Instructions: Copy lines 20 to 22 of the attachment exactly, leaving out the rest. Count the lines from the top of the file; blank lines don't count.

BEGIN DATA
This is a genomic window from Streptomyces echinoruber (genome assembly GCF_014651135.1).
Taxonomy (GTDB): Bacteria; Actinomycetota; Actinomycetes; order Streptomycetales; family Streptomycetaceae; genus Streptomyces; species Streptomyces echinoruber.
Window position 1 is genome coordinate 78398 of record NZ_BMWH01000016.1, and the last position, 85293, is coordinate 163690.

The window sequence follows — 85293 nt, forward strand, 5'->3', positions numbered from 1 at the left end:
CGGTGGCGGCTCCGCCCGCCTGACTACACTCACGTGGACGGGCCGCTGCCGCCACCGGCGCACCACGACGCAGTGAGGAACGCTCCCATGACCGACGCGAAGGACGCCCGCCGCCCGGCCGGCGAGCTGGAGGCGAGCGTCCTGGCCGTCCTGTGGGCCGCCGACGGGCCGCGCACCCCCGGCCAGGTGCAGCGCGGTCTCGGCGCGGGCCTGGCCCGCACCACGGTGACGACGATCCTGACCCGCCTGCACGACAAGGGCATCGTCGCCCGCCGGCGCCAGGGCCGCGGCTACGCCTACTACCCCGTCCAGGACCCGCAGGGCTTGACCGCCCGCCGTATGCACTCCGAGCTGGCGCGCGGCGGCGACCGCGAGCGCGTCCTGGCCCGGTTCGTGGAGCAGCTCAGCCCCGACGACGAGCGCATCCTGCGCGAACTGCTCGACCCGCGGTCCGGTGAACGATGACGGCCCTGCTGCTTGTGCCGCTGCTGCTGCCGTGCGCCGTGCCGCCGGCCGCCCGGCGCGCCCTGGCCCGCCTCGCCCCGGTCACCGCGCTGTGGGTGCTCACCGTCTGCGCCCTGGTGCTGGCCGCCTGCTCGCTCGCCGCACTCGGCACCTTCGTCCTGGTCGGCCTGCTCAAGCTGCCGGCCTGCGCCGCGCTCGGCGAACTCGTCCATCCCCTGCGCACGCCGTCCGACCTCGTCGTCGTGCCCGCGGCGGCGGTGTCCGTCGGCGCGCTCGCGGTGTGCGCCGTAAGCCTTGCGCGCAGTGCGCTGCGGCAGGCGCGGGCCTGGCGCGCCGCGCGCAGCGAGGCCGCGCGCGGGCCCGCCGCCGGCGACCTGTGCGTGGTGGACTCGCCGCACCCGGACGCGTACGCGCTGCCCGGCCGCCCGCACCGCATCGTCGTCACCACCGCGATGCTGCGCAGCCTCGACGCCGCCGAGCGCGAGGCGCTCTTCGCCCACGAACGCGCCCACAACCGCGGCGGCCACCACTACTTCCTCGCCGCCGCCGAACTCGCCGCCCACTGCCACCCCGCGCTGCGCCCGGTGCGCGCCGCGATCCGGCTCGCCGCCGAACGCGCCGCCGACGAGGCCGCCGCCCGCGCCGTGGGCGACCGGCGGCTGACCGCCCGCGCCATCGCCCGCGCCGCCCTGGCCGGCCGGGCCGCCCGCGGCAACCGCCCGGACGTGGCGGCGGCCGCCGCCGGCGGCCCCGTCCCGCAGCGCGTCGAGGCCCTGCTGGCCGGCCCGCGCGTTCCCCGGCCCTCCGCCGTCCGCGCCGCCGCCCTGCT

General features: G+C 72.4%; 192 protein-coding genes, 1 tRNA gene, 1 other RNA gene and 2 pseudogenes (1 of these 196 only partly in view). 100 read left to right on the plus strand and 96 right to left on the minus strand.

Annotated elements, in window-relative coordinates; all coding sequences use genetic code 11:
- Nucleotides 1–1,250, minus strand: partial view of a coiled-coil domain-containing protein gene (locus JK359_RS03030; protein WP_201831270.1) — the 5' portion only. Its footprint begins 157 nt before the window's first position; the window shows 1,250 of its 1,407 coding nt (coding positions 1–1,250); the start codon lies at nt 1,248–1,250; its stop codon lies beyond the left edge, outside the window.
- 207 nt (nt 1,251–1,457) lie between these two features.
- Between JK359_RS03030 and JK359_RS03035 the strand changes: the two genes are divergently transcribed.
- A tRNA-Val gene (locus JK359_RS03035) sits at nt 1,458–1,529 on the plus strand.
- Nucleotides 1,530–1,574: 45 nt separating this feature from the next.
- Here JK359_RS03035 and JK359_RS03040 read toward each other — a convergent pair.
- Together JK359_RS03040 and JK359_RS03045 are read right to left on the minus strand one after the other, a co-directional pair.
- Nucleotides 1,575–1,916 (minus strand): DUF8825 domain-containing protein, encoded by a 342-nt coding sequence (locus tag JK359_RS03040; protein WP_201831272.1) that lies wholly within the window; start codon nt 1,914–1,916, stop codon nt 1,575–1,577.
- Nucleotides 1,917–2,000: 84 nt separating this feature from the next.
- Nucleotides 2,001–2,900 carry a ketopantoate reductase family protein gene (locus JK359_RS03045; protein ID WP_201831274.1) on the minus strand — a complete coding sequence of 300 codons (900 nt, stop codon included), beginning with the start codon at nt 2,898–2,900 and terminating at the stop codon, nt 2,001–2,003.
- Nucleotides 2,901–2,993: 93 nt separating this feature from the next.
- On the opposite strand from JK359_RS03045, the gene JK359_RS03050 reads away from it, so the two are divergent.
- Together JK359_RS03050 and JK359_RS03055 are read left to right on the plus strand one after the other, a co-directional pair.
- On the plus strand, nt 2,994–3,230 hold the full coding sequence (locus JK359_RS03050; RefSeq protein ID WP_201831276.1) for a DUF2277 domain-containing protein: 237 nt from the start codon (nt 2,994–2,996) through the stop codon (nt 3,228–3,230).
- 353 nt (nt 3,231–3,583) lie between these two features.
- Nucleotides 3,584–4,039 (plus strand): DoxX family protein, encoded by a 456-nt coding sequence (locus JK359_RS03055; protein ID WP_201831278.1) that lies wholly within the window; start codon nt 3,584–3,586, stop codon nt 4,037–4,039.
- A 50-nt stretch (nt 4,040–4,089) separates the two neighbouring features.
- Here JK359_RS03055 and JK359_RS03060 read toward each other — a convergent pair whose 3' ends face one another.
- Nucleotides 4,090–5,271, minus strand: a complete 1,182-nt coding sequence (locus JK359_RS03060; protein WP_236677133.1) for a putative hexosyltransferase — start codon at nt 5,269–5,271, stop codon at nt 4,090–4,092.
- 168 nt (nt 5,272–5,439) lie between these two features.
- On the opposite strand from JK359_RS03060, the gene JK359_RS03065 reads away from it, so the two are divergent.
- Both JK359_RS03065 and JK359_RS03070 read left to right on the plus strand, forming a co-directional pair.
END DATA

- Together JK359_RS03050 and JK359_RS03055 are read left to right on the plus strand one after the other, a co-directional pair.
- On the plus strand, nt 2,994–3,230 hold the full coding sequence (locus JK359_RS03050; RefSeq protein ID WP_201831276.1) for a DUF2277 domain-containing protein: 237 nt from the start codon (nt 2,994–2,996) through the stop codon (nt 3,228–3,230).
- 353 nt (nt 3,231–3,583) lie between these two features.